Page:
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Hoffmann, R. A wiki for the life sciences where authorship matters. Nature Genetics (2008)

Sex steroid priming effects on growth hormone response to pyridostigmine throughout the menstrual cycle.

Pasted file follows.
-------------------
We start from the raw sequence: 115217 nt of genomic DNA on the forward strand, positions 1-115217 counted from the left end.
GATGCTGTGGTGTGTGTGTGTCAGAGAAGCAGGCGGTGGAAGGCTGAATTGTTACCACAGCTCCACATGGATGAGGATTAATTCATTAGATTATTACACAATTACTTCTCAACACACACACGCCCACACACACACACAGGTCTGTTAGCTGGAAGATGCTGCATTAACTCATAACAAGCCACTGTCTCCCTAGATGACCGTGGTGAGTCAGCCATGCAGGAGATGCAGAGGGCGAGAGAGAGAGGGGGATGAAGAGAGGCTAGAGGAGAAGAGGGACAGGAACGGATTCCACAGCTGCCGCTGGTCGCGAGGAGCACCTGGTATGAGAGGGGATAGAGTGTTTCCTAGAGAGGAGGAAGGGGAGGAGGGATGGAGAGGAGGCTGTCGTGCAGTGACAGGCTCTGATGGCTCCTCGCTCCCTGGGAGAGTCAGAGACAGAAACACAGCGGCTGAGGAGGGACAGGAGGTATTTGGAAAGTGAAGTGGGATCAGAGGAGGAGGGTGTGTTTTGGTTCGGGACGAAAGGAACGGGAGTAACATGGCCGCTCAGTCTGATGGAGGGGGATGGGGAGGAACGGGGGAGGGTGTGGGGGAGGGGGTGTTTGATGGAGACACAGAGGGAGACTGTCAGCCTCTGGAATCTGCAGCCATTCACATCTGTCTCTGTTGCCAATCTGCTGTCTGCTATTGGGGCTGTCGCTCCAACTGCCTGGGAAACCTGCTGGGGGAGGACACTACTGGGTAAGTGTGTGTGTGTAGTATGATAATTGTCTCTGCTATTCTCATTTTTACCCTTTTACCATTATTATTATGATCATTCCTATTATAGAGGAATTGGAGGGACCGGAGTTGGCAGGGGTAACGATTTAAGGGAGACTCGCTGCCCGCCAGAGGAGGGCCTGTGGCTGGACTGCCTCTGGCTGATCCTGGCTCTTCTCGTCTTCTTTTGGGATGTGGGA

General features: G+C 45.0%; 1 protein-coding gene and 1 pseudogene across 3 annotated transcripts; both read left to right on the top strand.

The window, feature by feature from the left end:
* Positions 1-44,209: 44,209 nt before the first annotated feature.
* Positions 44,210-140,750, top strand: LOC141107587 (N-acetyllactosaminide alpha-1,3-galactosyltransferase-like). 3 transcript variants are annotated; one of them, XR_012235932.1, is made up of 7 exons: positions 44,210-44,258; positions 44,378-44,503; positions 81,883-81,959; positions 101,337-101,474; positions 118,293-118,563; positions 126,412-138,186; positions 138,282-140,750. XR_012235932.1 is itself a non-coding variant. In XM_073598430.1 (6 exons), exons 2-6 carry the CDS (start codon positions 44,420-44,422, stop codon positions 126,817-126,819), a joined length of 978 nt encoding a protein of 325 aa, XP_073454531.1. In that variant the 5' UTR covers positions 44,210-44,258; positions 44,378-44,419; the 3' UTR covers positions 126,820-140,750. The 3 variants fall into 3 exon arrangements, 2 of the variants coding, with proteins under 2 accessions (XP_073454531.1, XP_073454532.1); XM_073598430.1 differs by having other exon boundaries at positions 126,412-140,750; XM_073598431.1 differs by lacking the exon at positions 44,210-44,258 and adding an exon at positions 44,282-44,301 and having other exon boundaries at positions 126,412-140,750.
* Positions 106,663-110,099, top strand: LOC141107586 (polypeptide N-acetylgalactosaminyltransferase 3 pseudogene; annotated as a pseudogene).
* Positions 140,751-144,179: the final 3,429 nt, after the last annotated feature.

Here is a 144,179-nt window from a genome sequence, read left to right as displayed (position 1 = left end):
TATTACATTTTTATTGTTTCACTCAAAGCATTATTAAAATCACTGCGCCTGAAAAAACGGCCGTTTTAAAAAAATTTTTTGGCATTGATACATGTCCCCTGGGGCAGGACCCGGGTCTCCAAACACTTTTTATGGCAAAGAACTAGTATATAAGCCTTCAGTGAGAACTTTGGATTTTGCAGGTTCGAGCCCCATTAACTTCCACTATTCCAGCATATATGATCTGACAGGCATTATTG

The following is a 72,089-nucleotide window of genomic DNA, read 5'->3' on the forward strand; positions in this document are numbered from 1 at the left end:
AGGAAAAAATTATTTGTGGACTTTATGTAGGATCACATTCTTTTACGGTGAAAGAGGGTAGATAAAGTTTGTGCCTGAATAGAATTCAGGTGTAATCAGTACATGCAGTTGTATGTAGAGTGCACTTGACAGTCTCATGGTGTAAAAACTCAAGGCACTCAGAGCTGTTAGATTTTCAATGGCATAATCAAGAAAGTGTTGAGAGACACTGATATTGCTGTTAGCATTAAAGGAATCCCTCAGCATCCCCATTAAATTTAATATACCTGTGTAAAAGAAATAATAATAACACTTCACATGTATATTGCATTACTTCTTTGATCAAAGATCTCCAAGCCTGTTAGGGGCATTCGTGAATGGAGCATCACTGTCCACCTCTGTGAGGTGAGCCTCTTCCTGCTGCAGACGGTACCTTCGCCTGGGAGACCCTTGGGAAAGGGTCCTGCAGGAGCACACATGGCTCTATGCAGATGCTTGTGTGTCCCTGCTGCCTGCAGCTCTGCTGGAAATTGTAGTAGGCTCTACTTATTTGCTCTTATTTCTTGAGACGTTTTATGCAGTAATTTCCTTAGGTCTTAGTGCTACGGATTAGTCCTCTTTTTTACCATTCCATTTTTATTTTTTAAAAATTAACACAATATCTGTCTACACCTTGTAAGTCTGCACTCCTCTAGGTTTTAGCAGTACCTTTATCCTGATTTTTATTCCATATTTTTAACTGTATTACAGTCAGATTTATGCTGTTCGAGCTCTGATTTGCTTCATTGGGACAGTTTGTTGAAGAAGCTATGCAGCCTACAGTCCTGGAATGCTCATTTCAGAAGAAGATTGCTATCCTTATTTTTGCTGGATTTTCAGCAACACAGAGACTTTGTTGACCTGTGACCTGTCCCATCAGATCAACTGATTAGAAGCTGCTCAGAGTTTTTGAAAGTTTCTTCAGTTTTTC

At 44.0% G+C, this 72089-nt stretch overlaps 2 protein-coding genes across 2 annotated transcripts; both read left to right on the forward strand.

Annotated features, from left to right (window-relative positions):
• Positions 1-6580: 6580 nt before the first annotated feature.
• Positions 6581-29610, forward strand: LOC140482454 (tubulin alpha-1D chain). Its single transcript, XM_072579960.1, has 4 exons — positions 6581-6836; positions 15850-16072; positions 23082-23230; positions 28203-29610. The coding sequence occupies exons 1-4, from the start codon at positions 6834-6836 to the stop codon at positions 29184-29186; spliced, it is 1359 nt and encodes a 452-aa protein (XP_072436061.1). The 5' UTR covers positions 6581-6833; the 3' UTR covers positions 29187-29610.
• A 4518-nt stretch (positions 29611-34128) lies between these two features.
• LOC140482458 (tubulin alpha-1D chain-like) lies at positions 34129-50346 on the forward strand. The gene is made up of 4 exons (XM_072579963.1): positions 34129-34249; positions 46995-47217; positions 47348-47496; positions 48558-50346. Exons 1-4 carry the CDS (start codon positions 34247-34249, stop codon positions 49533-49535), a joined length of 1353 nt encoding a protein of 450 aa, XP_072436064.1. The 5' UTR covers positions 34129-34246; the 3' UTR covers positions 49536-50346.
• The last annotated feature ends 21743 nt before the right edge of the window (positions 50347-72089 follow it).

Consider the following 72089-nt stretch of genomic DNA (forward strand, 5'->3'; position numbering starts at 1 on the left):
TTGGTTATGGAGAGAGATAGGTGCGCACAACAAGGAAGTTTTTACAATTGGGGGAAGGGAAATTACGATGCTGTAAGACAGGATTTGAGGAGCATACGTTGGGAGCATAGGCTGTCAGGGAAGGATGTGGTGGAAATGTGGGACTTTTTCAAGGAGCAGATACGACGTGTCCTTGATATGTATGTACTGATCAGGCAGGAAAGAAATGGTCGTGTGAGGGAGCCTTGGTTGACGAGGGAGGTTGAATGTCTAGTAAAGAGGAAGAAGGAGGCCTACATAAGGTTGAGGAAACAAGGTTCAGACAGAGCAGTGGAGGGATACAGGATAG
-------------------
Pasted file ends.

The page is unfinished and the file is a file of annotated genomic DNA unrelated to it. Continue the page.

To explore the effect of estradiol and progesterone on the GH response to the indirect cholinergic agonist pyridostigmine nine healthy women were challenged with both active drug and placebo at three time points in two consecutive menstrual cycles: a total of six neuroendocrine tests. A randomized, double-blind, counterbalanced design was used. Subjects were tested in the early follicular, mid-cycle, and luteal phases of the cycle. A cannula was inserted in a forearm vein after an overnight fast and baseline GH, estradiol, and progesterone samples were drawn. After 120 mg oral pyridostigmine or placebo tablets further blood samples for GH analysis were drawn at intervals over 3 h. When expressed as maximum change from baseline (delta GH) mean GH responses to pyridostigmine increased incrementally from early (8.4 +/- 2.7 micrograms/L) through mid (18 +/- 1.3 micrograms/L) to late (22.2 +/- 1.9 micrograms/L) cycle. This represents a significant effect of cycle phase on the GH response to pyridostigmine (P less than 0.001, as assessed by analysis of variance). Responses to placebo did not vary. Plasma estradiol values were significantly correlated with GH responsivity to active drug throughout the cycle (P less than 0.02). Multiple regression analysis also revealed a significant positive correlation between progesterone levels and GH response to pyridostigmine (P less than 0.02). Estrogens augment GH responses to other challenges but a priming effect of progesterone on GH responsivity has not previously been demonstrated. Various mechanisms are discussed including a possible sex steroid priming effect on acetylcholine neurotransmission.[1]


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